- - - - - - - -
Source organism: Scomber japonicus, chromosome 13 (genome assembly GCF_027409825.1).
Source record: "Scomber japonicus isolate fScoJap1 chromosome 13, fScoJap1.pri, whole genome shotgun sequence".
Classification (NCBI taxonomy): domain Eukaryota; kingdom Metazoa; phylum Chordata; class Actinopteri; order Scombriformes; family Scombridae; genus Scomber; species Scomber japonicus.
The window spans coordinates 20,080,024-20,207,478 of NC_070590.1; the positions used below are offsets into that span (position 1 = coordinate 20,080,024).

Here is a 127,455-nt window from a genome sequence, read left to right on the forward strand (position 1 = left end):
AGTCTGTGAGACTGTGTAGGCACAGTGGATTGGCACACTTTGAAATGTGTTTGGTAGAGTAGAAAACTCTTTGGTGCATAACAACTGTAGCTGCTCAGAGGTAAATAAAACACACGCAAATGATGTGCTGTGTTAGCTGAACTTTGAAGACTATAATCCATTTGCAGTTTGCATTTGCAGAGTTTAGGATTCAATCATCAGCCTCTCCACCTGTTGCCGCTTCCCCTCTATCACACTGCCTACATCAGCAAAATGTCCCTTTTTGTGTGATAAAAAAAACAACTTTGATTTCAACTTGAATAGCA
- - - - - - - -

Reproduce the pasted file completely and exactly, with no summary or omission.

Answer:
Source organism: Scomber japonicus, chromosome 13 (genome assembly GCF_027409825.1).
Source record: "Scomber japonicus isolate fScoJap1 chromosome 13, fScoJap1.pri, whole genome shotgun sequence".
Classification (NCBI taxonomy): domain Eukaryota; kingdom Metazoa; phylum Chordata; class Actinopteri; order Scombriformes; family Scombridae; genus Scomber; species Scomber japonicus.
The window spans coordinates 20,080,024-20,207,478 of NC_070590.1; the positions used below are offsets into that span (position 1 = coordinate 20,080,024).

Here is a 127,455-nt window from a genome sequence, read left to right on the forward strand (position 1 = left end):
AGTCTGTGAGACTGTGTAGGCACAGTGGATTGGCACACTTTGAAATGTGTTTGGTAGAGTAGAAAACTCTTTGGTGCATAACAACTGTAGCTGCTCAGAGGTAAATAAAACACACGCAAATGATGTGCTGTGTTAGCTGAACTTTGAAGACTATAATCCATTTGCAGTTTGCATTTGCAGAGTTTAGGATTCAATCATCAGCCTCTCCACCTGTTGCCGCTTCCCCTCTATCACACTGCCTACATCAGCAAAATGTCCCTTTTTGTGTGATAAAAAAAACAACTTTGATTTCAACTTGAATAGCA